It started with a simple problem: I couldn’t sync my work calendar to my phone because my job didn’t work on the exchange network. Whatever the technical details really are, my smart phone and my e-mail and my appointments and everything in between were not on the same page. In my honest opinion, nothing is worse than not having your work and personal life in sync — that is to say, not conflicting with one another.

Because I didn’t have it together , I ended up double-booking my time for a weekend — once for business and once for a personal matter. Both required a financial investment, a retainer of sorts for a seminar and money down for a flight. That’s what I call an unforced error.

In response, I went the traditional route and caved to the idea of having my work e-mail and calendar go to my phone, something I had been avoiding to keep some sort of separation between church and state. As I just wrote, that didn’t work out for technical reasons I cannot explain or regurgitate without feeling sick in the stomach.

Some contextual history

A long time ago, I thought it might be cool to keep an online calendar on Yahoo! It was a short-lived affair for two reasons:

  1. A lack of appointments. I literally didn’t have much going on, other than the occassional dinner date, movie, etc. That doesn’t need a calendar at all, just a sharp mind — if that.
  2. There was an emphasis by Yahoo! to utilize the ability to share your calendar with other Yahoo! contacts or make it a publicly available calendar. Being outside of the business realm at the time, a red flag went up for me. I consider my time and the things I do a private matter not for mass consumption. Especially to the entire world. (It’s not like I was a public person at the time, but it was really the principle of the matter. You don’t need to know what I’m doing.)

So with a bit of paranoia spurred by movies like “Hackers” and “Enemy of the State,” I gave up on that. Wasn’t a big deal at the time.

Fast forward seven years. The advance of Google’s Gmail and other services (including those they have purchased) have had a significant impact on my online world. I use Google Reader to keep track of hundreds of sites and blogs. I use Blogger for my sports blog. I use Google Maps for directions, mapping for my jogging routes and to find restaurants. (Yeah, I know. That’s a lot.) And of course, I use its search to bridge the gap to the rest of the internet.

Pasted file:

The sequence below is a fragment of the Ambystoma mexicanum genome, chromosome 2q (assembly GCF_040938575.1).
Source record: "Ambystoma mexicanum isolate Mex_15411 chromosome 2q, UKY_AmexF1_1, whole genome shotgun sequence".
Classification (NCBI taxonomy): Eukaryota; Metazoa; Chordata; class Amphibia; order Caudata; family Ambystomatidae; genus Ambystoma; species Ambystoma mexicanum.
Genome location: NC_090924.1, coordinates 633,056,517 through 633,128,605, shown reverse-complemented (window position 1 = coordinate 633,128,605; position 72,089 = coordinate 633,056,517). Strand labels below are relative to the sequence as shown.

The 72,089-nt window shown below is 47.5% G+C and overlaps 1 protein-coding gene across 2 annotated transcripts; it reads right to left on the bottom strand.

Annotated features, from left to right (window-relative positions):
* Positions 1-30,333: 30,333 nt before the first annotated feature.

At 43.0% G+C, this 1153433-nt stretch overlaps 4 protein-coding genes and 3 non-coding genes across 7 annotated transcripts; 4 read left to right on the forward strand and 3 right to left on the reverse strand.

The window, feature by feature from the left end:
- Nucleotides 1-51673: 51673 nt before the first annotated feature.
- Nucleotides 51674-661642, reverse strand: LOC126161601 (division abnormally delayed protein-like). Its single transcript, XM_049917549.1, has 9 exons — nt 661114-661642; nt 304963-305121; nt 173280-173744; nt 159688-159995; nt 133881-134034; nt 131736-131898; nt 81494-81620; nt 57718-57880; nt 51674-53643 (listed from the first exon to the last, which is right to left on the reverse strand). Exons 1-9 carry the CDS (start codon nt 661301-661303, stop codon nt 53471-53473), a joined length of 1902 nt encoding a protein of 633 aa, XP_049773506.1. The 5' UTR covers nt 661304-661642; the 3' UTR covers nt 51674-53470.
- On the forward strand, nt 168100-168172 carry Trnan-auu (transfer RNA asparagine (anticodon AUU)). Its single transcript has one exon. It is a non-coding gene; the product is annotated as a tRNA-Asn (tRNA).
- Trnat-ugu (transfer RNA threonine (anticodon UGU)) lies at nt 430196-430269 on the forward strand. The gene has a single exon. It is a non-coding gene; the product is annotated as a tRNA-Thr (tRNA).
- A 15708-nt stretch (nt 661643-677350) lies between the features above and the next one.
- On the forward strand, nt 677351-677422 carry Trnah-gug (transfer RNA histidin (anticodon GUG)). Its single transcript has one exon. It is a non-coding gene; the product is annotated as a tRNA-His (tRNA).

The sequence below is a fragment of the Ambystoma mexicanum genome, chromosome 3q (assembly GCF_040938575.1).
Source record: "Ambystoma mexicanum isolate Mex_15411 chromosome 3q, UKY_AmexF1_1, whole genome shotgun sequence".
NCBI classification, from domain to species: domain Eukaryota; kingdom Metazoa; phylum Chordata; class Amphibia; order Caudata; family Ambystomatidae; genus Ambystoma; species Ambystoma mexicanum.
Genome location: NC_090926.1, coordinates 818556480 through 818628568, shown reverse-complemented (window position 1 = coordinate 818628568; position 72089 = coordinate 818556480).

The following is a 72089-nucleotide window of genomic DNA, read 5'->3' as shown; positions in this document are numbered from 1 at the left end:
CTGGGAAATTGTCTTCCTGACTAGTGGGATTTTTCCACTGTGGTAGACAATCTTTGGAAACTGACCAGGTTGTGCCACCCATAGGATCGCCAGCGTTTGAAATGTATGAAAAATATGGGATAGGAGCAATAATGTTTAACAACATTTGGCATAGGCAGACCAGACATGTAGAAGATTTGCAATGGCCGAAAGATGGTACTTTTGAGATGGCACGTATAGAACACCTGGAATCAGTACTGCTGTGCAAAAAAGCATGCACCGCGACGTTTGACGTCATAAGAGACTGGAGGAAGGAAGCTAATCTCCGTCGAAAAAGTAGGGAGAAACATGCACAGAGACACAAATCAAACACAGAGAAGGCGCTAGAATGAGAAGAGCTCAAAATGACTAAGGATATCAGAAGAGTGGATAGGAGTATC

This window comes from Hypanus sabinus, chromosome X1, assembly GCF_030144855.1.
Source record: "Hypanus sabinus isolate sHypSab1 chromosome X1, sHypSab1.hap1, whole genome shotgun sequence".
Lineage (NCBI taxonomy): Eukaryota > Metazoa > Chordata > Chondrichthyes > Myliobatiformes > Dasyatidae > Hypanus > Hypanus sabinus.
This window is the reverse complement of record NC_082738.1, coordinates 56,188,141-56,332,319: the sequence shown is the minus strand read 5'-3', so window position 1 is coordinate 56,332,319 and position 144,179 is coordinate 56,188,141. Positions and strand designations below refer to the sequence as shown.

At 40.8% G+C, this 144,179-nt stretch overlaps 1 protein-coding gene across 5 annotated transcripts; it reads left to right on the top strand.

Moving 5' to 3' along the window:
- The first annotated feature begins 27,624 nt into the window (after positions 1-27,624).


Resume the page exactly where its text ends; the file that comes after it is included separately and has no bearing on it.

Last week, I took another step with Google, utilizing its calendar for all of my work, blog and personal needs. With the help of Google’s mobile prouduct, Google Sync, I’m able to get the same calendar on my phone with the ability to update from either the web or the device. (BTW, there was definite trouble getting this all to run smoothly, but that’s another entry.)

The interface of is alluring, despite being a distant fourth in the search engine business -- if that.
The interface of is alluring, despite being a distant fourth in the search engine business -- if that.
If you’ve been following, you can see what kind of picture I’m painting. Google knows what I’m reading, knows my interests based on search queries, knows my location and jogging routes, and now what I’m doing most of the day. I’m starting to realize what kind of power this company has over me. The privacy concerns I had once before, have quadrupled twice over.

This makes my next set of choices very easy and very slim:

  1. Spread out my online services — I don’t need gmail/gchat. I can use my domain e-mail. (Currently, I’m having it imported into my gmail — I know, but it’s this synergy thing I’ve got going.) I can utilize other search engines, such as Yahoo, Cuil, MSN, or Ask. I sort of like Ask’s interface and it gets the added benefit, as does Cuil, of not being a portal. I can use Newsgator RSS products to follow blogs and sites. WordPress for my blog and etc., etc. Basically, I don’t have to use their free services. There’s lot of free services out there that do a lot of what Google does, and sometimes better.
  2. I can have faith in Google — There is an option, found here, to turn off personalized Google advertising through Adsense and Adwords. It has to be used on each computer you access your Google account. But that’s explicitly for the purpose of targeted advertising. It doesn’t erase the fact that some administrator can undoubtedly look through my history and glean all the personal details necessary to target me maliciously. (It’s not like I’m hiding, but nonetheless it’s there.) That’s why I have to hope Google is vigilant in its protection of my information and deletes or clears the cache of information on its servers on a regular basis.

Because the allure of synergy and portal Web sites are so compelling with Google, Yahoo, MSN and others, it is too easy to get caught up in taking advantage of the readily free services. I think the best practice will be to diversify your online endeavors among the leading industry sites, rather than invest your entire online life in one portal. If anything, it’s protecting yourself. Just like I hope it will protect me.

Google Products I use

  • Adsense
  • Alerts
  • Blogger
  • Calendar
  • Docs
  • Gmail
  • Google Friend Connect
  • iGoogle
  • Mobile
  • Picasa Web Albums
  • Reader
  • Google Talk
  • YouTube

Link: Google Privacy Center